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Towson University

SPORTS
By Edward Lee and The Baltimore Sun | September 15, 2014
After the pain of Towson cutting its men's soccer program in March 2013 had subsided, Kay Banjo was faced with a life-changing decision: He could go pro and try out for Major League Soccer or finish his undergraduate degree and then use his final year of eligibility elsewhere. It was a no-brainer. "My dad has always been big on education, and I know I'm not going to play soccer my whole life, and I need to have something to fall back on," Banjo said. "I had one more semester to graduate.
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NEWS
By Kym Byrnes and For The Baltimore Sun | September 14, 2014
A sea of blue - the color designated to promote prostate cancer awareness - bobbed up and down around the Towson University campus Sunday morning as more than 2,000 people participated in the eighth-annual ZERO Prostate Cancer Run/Walk. One in six men will be diagnosed with prostate cancer and more than 33,000 men will die this year of the disease, according to Patricia Schnably, event organizer and vice president of marketing and communications at Chesapeake Urology. "Like a lot of cancers, if you don't catch it early, it spreads through the body and eventually will kill you," Schnably said.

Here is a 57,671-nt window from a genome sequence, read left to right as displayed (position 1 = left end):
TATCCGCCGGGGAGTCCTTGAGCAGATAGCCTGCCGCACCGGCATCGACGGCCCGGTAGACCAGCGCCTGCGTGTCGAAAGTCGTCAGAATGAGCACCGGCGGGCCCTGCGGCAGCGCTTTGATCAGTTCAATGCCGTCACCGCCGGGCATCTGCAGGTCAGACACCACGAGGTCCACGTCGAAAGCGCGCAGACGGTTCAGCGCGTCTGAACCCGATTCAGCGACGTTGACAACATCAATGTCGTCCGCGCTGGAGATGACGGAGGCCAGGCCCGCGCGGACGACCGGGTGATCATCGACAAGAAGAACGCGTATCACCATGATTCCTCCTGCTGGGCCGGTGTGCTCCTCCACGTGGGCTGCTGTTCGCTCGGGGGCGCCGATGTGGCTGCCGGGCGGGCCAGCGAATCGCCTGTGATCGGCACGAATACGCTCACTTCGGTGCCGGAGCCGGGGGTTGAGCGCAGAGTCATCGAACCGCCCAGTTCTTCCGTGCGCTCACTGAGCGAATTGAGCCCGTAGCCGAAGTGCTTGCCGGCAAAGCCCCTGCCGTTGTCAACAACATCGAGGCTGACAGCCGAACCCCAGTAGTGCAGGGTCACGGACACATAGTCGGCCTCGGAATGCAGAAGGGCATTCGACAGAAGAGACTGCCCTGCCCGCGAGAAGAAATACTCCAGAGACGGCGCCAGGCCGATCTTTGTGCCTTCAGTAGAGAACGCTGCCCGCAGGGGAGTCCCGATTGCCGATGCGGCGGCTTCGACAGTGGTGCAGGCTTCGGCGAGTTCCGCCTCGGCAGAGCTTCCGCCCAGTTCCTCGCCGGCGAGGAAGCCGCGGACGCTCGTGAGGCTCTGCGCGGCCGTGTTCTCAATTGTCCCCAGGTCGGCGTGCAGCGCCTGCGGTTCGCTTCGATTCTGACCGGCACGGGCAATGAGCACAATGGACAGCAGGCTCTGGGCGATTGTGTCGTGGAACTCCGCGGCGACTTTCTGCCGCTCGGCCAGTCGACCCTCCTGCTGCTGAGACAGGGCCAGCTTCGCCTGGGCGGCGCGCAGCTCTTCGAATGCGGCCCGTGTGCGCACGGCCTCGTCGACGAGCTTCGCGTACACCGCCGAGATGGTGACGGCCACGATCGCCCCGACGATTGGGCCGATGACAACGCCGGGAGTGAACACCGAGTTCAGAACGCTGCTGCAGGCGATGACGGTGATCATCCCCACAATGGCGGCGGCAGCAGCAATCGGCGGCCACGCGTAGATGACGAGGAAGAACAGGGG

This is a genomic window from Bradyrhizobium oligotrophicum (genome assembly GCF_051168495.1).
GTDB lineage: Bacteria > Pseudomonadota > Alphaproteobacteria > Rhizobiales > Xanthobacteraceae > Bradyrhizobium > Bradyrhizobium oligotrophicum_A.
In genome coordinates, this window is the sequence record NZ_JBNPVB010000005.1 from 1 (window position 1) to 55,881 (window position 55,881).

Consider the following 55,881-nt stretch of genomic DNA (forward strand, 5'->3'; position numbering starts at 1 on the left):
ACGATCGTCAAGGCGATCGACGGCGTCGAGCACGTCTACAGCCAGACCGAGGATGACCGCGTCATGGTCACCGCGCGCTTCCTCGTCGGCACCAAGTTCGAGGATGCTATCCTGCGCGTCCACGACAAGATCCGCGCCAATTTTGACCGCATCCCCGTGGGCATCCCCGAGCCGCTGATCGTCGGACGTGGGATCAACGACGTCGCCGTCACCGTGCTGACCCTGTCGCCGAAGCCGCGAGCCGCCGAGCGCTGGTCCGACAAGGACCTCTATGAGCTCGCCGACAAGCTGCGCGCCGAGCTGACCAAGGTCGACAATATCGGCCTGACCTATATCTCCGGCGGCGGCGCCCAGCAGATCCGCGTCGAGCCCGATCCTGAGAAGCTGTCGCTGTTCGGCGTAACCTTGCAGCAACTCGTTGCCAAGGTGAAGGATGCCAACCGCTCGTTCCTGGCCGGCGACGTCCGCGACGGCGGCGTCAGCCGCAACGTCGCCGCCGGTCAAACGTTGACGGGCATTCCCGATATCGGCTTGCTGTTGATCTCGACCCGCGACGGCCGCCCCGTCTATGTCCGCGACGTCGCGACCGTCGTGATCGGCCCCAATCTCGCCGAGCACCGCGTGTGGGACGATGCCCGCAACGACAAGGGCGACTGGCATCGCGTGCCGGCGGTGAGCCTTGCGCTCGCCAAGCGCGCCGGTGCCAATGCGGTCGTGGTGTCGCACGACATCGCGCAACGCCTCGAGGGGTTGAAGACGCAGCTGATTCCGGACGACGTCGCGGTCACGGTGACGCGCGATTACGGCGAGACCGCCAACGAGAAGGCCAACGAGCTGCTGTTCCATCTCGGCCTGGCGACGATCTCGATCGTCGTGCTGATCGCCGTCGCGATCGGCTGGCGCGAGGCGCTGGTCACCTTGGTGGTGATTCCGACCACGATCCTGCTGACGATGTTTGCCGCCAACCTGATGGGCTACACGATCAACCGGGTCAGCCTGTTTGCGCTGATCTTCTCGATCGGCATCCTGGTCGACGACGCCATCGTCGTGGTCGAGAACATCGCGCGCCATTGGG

NEWS
Carrie Wells and Alison Knezevich and The Baltimore Sun | September 13, 2014
One Towson University student drank so much alcohol he was unable to speak and threw up "without a pause" before passing out outside a nearby apartment complex, according to an anguished email his mother sent to university officials. Another student attempted to drink a bottle of Southern Comfort and ended up in the hospital with a blood alcohol content of 0.34 percent, a level that's life-threatening. In 2012, a rugby club member was so intoxicated he told a dormitory resident assistant that the year was 1993.
FEATURES
By Julie Scharper and Yvonne Wenger and The Baltimore Sun | September 13, 2014
She is the girl from a rundown neighborhood who became class president at a posh prep school. A quiet and driven Towson University student. An adoring mother. One of the unofficial leaders of the sisterhood of wives and girlfriends of Ravens teammates. Janay Ashley Rice is also a woman America has seen knocked unconscious by the man she loves. The grainy clip of her now-husband, former Ravens running back Ray Rice, punching her in an elevator has been played repeatedly on national media in the past week.
NEWS
By Carrie Wells and The Baltimore Sun | September 11, 2014
Police and the state medical examiner have determined that a Towson University student who died over the weekend fell into a glass door and suffered head and neck injuries that killed her. Julia Margaret Ratnaraj, 18, of Sewell, N.J., had been drinking before the incident, people who were with her at the time told police. Her death was an accident, police said Thursday. Shortly before midnight Saturday, police responded to a call for an overdose at an apartment in the 300 block of E. Joppa Road.
NEWS
By Wesley Case, The Baltimore Sun and By Wesley Case, The Baltimore Sun | September 9, 2014